The academia is an area of endeavour which before now was sparsely delved into by women. However, some few notable women set the pace for the coming generations to follow by going the extra mile and achieving a number of academic milestones.
One of such women is Nigeria’s Madam Grace Alele-Williams, who was the first Nigerian woman to receive a doctorate degree.
She was born in Warri, Nigeria, in 1932, and attended the Government School in Warri, then Queens College, Lagos, and the University College of Ibadan (now the University of Ibadan). She started her career as a teacher at Queen’s School, Ede Osun State, where she was mathematics master from 1954 until 1957, after which she left for the University of Vermont to become a graduate assistant and later assistant professor. Alele had the opportunity to go to the University of Chicago, Columbia, or Harvard. She chose the University of Chicago, and in 1963 obtained her PhD in mathematics education with a dissertation on “Dynamics of Education in the Birth of a New Nation: Case Study of Nigeria.”
Between 1963 and ’65, Alele-Williams was a post-doctoral research fellow, department (and institute) of Education, the University of Ibadan from where she was appointed a professor of mathematics at the University of Lagos in 1976. 1965 she joined the faculty at the University of Lagos where she worked until 1985, becoming the first female professor of mathematics education in 1974. During this time she also directed the Institute of Education where she introduced programs to benefit teachers. She participated in the African Mathematics Programme, based at the Educational Development Center of Newton, Massachusetts, whose goal was to consider changes in mathematics education in Africa
By serving in various committees and boards, Alele-Williams had made useful contributions in the development of education in Nigeria. She was chairman of the curriculum review committee, former Bendel State 1973-1979, and from 1979-1985, she served as chairman of the Lagos State Curriculum Review Committee and Lagos State Examinations Boards.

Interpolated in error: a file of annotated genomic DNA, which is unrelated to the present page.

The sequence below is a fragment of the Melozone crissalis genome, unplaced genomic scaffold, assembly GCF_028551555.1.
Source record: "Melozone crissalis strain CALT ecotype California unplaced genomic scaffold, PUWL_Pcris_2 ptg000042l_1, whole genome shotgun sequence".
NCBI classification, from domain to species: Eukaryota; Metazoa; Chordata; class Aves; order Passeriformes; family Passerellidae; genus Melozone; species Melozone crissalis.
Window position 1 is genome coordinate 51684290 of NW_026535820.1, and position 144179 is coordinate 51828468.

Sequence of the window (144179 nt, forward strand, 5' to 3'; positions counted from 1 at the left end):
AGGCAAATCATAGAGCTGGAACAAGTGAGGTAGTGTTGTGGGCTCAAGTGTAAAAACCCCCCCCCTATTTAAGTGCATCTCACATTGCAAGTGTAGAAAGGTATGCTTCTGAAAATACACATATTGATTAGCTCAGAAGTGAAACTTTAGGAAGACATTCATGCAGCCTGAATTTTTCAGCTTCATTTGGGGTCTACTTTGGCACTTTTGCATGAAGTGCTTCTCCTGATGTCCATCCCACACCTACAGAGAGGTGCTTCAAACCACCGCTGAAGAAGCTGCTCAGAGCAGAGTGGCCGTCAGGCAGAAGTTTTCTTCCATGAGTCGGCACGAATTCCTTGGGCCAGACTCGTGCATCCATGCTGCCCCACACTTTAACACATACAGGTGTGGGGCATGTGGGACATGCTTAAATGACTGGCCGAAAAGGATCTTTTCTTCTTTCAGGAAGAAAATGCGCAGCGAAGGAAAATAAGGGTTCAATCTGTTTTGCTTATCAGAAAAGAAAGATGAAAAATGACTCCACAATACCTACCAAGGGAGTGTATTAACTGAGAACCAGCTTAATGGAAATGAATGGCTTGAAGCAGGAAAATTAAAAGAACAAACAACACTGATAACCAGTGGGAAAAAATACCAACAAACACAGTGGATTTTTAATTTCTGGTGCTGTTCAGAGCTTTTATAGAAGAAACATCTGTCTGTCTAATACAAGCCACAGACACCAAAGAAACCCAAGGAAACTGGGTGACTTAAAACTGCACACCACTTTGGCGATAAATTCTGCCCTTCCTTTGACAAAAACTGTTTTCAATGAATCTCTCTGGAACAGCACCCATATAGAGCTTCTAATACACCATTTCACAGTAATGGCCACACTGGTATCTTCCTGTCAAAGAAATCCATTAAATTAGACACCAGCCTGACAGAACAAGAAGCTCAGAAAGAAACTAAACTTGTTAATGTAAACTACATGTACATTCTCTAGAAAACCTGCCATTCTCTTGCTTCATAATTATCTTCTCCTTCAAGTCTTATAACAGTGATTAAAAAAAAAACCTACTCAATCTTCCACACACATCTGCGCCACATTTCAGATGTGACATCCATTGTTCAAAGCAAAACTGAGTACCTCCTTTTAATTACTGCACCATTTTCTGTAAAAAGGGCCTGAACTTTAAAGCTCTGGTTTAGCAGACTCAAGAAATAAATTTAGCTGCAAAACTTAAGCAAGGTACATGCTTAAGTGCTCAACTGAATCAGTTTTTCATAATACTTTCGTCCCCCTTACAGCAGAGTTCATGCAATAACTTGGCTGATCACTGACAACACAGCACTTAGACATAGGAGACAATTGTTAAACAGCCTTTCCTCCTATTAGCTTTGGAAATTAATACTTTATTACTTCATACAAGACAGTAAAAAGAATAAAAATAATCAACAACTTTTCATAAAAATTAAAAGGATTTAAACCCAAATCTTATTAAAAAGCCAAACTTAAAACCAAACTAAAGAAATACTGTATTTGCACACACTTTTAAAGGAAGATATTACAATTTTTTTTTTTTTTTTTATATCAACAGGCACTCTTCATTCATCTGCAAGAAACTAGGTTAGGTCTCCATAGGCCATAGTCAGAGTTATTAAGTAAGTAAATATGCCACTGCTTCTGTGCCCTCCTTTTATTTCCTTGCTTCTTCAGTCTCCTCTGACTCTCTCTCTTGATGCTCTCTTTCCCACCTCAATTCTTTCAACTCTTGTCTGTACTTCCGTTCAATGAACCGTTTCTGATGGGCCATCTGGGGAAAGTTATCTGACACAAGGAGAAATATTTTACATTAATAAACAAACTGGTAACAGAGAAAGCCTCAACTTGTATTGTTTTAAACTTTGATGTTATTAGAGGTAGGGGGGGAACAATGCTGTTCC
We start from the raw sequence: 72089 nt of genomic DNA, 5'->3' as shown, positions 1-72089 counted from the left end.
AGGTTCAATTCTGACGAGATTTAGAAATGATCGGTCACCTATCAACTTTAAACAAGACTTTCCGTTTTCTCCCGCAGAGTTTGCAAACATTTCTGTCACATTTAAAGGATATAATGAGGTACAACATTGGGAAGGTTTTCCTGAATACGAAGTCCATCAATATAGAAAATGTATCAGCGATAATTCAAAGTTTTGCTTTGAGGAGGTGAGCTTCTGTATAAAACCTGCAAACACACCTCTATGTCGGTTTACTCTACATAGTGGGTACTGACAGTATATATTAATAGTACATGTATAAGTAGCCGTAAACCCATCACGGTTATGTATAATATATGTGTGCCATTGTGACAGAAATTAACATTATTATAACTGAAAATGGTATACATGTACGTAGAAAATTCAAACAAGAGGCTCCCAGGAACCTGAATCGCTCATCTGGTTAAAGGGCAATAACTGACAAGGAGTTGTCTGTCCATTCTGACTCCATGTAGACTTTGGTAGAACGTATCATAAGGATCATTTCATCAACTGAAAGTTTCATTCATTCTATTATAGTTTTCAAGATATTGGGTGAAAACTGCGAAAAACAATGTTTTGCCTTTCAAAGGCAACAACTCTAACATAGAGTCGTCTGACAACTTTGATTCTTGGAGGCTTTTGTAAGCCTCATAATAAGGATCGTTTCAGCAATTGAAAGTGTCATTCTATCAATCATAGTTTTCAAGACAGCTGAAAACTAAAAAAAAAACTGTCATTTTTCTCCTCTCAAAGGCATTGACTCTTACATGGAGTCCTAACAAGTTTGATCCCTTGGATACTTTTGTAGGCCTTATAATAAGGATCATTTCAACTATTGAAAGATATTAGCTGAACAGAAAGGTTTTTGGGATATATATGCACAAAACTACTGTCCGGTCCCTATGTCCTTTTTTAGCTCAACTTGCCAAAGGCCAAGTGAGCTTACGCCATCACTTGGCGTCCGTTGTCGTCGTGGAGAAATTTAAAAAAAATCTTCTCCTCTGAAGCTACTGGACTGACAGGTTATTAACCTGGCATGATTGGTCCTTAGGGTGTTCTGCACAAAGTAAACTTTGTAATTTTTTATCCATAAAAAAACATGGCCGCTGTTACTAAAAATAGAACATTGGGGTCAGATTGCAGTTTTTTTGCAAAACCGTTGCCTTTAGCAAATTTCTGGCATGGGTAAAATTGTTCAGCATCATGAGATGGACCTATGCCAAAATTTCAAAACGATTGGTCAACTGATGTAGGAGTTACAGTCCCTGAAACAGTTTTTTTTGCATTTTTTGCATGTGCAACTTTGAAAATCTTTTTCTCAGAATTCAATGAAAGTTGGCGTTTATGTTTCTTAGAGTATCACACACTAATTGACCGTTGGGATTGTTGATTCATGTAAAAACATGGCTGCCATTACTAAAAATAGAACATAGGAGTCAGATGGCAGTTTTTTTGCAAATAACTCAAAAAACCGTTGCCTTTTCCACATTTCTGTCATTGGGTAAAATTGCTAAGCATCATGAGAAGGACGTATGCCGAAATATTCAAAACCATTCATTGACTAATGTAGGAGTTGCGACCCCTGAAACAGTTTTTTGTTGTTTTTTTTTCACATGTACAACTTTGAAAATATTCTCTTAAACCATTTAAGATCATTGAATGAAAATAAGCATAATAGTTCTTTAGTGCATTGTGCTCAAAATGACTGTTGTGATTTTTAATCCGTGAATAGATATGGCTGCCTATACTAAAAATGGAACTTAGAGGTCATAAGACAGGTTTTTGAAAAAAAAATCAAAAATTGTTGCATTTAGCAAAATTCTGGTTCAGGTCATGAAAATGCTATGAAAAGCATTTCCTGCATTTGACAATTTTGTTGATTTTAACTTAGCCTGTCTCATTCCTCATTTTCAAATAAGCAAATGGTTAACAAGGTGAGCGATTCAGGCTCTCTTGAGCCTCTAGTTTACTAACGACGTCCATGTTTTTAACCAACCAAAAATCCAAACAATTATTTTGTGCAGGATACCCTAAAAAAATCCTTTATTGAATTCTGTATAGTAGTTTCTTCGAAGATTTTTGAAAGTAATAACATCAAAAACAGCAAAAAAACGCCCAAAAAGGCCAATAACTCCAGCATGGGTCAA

Alele-Williams, was also a member of the governing council, UNESCO Institute of Education, and a consultant to UNESCO and Institute of International Education Planning. For a decade (1963–73) she was a member of the African Mathematics Programme, located in Newton, Massachusetts, United States.
She was also vice-president of the World Organisation for Early Childhood Education and later president of the Nigerian chapter. Alele-Williams has published a book titled Modern Mathematics Handbook for Teachers. After serving as the Vice-Chancellor of the University of Benin, she joined the board of directors of Chevron-Texaco Nigeria. She is also on the board of HIP Asset Management Company Ltd, an Asset Management Company in Lagos, Nigeria.
In 1985 Alele-Williams became the first female Vice-Chancellor of an African university when she accepted that position at the University of Benin. As she stated in an interview in a 2004 interview:
“The excitement I felt on receiving the news from Professor Jubril Aminu (the then Minister of Education) had more to do with seeing it in terms of opening up the field for women than anything else. I saw it as an opportunity to show that women too could rise up to the occasion. Also, I knew what the weight of the expectations of the women was. They were eager to see how things would go and I was not going to let them down. Mind you, those who appointed me felt I was qualified for it; so it was not just a case of wanting to satisfy the yearnings of the womenfolk. It wasn’t that simplistic.”
She remained as Vice-Chancellor until 1991. But as she remarked at a March 2004 talk on Gender Dignity at Lagos State University:
“As long as we are celebrating a woman vice-chancellor because she is the first or a woman chief judge because she is the first, then we have not arrived. We look forward to the time when we will have many women in such positions and we will be celebrating so many of them.”
Alele-Williams has served as a member of the African Mathematical Union Commission on Women in Mathematics in Africa and as Vice-President of the Third World Organization for Women in Science. In 1987 she received the Order of the Niger, and in 1994 gave the Distinguished Annual Lecture at the National Institute for Policy and Strategic Studies, Kuru. She has been elected as a Fellow of the Mathematical Association of Nigeria and the Nigerian Academy of Education.
Professor Alele-Williams has won many awards, she was the first Nigerian woman to receive a doctorate degree. Among her honours include Order of the Niger 1987, Fellow of the Mathematical Association of Nigeria and of the Nigerian Academy of Education; Merit Award Winner of Bendel State in Nigeria; and Regional Vice President for Africa of the Third World Organization for Women in Science” (Science in Africa: Women Leading from Strength AAAS, Washington, 1993.
Professor Grace Alele Williams was married to late Professor Babatunde Williams and they are blessed with five children and nine grandchildren.